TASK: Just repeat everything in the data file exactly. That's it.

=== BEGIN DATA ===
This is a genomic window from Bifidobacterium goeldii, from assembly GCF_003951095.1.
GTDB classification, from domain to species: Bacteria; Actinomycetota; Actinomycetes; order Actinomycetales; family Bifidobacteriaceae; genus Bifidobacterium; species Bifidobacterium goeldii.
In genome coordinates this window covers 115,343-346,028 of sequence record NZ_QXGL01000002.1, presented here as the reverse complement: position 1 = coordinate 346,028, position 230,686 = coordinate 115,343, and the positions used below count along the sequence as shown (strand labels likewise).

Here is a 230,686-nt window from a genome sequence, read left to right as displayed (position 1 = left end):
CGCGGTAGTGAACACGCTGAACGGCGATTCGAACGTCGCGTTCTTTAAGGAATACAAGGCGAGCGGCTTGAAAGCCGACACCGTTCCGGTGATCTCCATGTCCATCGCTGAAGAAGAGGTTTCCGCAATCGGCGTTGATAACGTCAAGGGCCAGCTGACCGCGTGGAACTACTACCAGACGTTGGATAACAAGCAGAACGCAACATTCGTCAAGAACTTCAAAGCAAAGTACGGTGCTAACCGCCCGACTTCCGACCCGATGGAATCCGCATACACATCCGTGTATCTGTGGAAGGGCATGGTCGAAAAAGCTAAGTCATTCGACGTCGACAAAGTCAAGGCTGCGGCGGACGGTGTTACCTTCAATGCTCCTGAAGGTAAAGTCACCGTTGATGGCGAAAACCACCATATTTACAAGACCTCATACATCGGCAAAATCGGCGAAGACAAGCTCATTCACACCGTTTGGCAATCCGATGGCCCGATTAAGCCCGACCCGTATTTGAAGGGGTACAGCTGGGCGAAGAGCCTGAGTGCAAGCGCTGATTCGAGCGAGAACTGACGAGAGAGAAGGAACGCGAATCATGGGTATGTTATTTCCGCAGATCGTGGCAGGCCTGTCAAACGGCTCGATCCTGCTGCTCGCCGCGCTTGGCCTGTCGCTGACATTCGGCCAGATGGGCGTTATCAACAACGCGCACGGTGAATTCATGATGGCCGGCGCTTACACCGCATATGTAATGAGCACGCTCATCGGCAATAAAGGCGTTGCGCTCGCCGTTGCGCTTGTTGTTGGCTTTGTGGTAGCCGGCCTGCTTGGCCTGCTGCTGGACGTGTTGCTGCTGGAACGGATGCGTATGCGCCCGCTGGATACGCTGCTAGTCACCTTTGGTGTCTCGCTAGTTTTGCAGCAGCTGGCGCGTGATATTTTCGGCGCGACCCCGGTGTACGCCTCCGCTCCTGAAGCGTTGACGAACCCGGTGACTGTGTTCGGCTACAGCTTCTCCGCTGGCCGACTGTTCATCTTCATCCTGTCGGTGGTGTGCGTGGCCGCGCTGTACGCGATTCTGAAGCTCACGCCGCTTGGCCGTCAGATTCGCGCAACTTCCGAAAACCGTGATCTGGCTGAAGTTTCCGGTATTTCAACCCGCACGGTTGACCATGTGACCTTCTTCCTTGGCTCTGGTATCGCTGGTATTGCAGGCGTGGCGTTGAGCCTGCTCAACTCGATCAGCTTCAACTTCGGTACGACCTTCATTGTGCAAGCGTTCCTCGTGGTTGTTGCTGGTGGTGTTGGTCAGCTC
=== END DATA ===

This is a genomic window from Bifidobacterium goeldii, from assembly GCF_003951095.1.
GTDB classification, from domain to species: Bacteria; Actinomycetota; Actinomycetes; order Actinomycetales; family Bifidobacteriaceae; genus Bifidobacterium; species Bifidobacterium goeldii.
In genome coordinates this window covers 115,343-346,028 of sequence record NZ_QXGL01000002.1, presented here as the reverse complement: position 1 = coordinate 346,028, position 230,686 = coordinate 115,343, and the positions used below count along the sequence as shown (strand labels likewise).

Here is a 230,686-nt window from a genome sequence, read left to right as displayed (position 1 = left end):
CGCGGTAGTGAACACGCTGAACGGCGATTCGAACGTCGCGTTCTTTAAGGAATACAAGGCGAGCGGCTTGAAAGCCGACACCGTTCCGGTGATCTCCATGTCCATCGCTGAAGAAGAGGTTTCCGCAATCGGCGTTGATAACGTCAAGGGCCAGCTGACCGCGTGGAACTACTACCAGACGTTGGATAACAAGCAGAACGCAACATTCGTCAAGAACTTCAAAGCAAAGTACGGTGCTAACCGCCCGACTTCCGACCCGATGGAATCCGCATACACATCCGTGTATCTGTGGAAGGGCATGGTCGAAAAAGCTAAGTCATTCGACGTCGACAAAGTCAAGGCTGCGGCGGACGGTGTTACCTTCAATGCTCCTGAAGGTAAAGTCACCGTTGATGGCGAAAACCACCATATTTACAAGACCTCATACATCGGCAAAATCGGCGAAGACAAGCTCATTCACACCGTTTGGCAATCCGATGGCCCGATTAAGCCCGACCCGTATTTGAAGGGGTACAGCTGGGCGAAGAGCCTGAGTGCAAGCGCTGATTCGAGCGAGAACTGACGAGAGAGAAGGAACGCGAATCATGGGTATGTTATTTCCGCAGATCGTGGCAGGCCTGTCAAACGGCTCGATCCTGCTGCTCGCCGCGCTTGGCCTGTCGCTGACATTCGGCCAGATGGGCGTTATCAACAACGCGCACGGTGAATTCATGATGGCCGGCGCTTACACCGCATATGTAATGAGCACGCTCATCGGCAATAAAGGCGTTGCGCTCGCCGTTGCGCTTGTTGTTGGCTTTGTGGTAGCCGGCCTGCTTGGCCTGCTGCTGGACGTGTTGCTGCTGGAACGGATGCGTATGCGCCCGCTGGATACGCTGCTAGTCACCTTTGGTGTCTCGCTAGTTTTGCAGCAGCTGGCGCGTGATATTTTCGGCGCGACCCCGGTGTACGCCTCCGCTCCTGAAGCGTTGACGAACCCGGTGACTGTGTTCGGCTACAGCTTCTCCGCTGGCCGACTGTTCATCTTCATCCTGTCGGTGGTGTGCGTGGCCGCGCTGTACGCGATTCTGAAGCTCACGCCGCTTGGCCGTCAGATTCGCGCAACTTCCGAAAACCGTGATCTGGCTGAAGTTTCCGGTATTTCAACCCGCACGGTTGACCATGTGACCTTCTTCCTTGGCTCTGGTATCGCTGGTATTGCAGGCGTGGCGTTGAGCCTGCTCAACTCGATCAGCTTCAACTTCGGTACGACCTTCATTGTGCAAGCGTTCCTCGTGGTTGTTGCTGGTGGTGTTGGTCAGCTC